Lansing Star   You sort of answered this, but I'll ask it anyway:  What would you say your most important accomplishments were when you were on the board in the past?  How will you build on that, if elected?  I'd say pick one, because you just listed a lot.

Katrina Binkewicz  I listed a bunch of things I was involved with that have come to fruition.  I feel that there are a lot of people taking care of those.  They're not just dreams now.  They're real, constructive parts of Lansing.  I think Salt Point is still in its birthing.  There are still some people who feel like something was taken away from them by restricting driving out there.  I encourage those people to go down there and walk around the area where they used to drive, and see how beautiful it is and how they can gain a different appreciation for what's there.  I look at it as giving more people more things.

Because I have this long history... I was actively involved with the Friends of Salt Point in the 1990s, when it was still being dumped upon, and couches were being burned, and there was a warren of driving trails everywhere.  I have that long term vision of where it was and where we are now.

And I think it's important to have people on the Board that have that long term history.  That can see things that were tried and not repeat mistakes.  Not try to reinvent the wheel.  So going forward, my role in that group is to remind everybody that there are a lot of diverse stakeholders.  The birders can build blinds that help photographers, but in the winter the blinds could be used for duck and goose hunting.  Everybody should have a fair time at Salt Point doing what they enjoy.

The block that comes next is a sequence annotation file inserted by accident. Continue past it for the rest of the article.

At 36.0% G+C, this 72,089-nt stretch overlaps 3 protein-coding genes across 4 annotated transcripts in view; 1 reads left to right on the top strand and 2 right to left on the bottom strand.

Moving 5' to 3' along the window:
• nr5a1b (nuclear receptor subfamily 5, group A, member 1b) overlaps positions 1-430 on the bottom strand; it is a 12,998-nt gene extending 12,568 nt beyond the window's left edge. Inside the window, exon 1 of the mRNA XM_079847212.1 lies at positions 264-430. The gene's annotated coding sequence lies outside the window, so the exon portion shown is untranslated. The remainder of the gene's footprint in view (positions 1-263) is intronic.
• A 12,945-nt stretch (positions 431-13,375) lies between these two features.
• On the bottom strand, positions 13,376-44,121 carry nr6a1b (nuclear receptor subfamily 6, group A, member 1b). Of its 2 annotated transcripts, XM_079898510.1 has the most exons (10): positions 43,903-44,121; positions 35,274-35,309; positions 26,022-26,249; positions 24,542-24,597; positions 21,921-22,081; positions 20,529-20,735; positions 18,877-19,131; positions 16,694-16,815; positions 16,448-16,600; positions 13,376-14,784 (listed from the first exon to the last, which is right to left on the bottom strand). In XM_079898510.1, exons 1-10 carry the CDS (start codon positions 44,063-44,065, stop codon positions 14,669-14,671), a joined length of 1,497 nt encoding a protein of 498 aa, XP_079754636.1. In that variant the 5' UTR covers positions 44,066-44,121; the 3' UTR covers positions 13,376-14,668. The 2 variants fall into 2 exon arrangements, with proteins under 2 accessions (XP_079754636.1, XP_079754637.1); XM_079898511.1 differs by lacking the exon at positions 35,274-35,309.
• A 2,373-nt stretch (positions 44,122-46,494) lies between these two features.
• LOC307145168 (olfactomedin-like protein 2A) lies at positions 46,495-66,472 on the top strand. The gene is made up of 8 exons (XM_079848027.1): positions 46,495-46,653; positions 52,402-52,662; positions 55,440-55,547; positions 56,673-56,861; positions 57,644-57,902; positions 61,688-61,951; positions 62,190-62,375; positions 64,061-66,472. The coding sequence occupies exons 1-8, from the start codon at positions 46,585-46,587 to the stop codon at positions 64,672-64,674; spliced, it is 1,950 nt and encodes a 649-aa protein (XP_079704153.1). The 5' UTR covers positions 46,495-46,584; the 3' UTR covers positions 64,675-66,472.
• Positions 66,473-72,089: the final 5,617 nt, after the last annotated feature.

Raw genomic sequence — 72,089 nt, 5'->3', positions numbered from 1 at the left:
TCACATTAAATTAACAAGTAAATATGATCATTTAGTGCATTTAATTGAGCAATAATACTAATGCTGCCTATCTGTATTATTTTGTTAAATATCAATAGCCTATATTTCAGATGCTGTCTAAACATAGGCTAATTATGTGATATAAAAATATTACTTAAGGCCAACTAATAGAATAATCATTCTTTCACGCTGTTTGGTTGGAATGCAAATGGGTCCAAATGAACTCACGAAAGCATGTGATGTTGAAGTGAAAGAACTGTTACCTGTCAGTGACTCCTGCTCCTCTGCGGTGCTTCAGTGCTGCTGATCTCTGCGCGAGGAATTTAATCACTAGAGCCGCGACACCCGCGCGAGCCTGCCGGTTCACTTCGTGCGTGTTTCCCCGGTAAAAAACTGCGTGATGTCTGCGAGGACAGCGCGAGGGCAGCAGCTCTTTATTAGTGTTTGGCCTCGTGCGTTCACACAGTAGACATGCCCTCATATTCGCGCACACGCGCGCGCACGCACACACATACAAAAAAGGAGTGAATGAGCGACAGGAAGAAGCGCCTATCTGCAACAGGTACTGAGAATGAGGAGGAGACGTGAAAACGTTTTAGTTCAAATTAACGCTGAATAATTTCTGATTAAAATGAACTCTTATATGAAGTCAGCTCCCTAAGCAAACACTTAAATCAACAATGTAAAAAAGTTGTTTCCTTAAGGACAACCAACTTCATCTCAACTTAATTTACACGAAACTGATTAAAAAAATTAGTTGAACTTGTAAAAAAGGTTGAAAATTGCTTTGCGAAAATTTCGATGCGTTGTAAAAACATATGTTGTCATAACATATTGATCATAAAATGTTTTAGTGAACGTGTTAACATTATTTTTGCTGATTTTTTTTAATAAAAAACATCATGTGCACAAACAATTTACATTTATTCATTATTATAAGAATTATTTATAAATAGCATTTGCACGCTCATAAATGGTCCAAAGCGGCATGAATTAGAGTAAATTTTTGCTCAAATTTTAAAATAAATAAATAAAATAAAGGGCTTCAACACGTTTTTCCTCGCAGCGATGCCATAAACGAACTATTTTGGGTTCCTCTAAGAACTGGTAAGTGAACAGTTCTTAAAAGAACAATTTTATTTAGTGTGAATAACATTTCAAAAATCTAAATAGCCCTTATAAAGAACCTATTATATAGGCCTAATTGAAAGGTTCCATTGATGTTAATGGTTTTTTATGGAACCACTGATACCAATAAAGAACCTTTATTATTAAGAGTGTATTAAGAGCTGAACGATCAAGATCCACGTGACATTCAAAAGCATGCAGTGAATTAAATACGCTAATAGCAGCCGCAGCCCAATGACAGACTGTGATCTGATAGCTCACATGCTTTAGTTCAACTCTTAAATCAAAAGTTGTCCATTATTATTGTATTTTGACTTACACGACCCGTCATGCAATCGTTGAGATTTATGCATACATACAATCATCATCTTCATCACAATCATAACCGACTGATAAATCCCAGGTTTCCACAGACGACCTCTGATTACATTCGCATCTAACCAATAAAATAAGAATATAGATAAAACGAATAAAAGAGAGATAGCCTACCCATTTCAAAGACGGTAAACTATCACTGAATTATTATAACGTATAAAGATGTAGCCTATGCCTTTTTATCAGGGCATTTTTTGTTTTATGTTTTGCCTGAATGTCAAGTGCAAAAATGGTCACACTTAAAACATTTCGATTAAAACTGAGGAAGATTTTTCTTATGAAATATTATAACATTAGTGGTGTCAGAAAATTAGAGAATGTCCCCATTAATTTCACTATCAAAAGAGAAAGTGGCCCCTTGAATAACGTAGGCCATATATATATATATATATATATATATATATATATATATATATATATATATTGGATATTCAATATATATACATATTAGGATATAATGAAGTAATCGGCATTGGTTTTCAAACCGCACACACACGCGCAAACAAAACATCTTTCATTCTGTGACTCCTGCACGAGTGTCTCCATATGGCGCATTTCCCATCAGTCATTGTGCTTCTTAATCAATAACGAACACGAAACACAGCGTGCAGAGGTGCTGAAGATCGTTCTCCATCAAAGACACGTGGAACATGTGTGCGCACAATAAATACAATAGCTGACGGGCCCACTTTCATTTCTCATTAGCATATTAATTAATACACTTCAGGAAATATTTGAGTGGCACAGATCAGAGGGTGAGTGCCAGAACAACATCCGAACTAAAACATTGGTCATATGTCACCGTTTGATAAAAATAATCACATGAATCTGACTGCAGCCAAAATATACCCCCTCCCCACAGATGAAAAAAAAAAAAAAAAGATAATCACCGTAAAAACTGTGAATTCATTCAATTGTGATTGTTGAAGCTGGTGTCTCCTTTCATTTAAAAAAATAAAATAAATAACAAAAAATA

Lansing Star  I know that's your baby, but what do you think is the most important thing that Lansing needs right now, the municipality?  I'm not saying Salt Point is not important, but what's THE important thing for the Town?

Katrina Binkewicz I'll tell you what Lansing really needs right now.  It needs the Town Board to be solidified as a team.  I've been on the Board two other times, and it was a team.  We had diverse opinions.  We had diverse political backgrounds.  But everybody knew they were there to better the Town.

We could discuss.  We could share information.  We could decide what the primary goals were and work together on them.

This town needs healing.  It's become distracted by the national political framework of everybody pulling to the far ends of the room and not talking together.  And it's really bogged us down.
Lansing Star I'm going to get back to that in a minute  But first, where do you stand on repowering Cayuga Power Plant?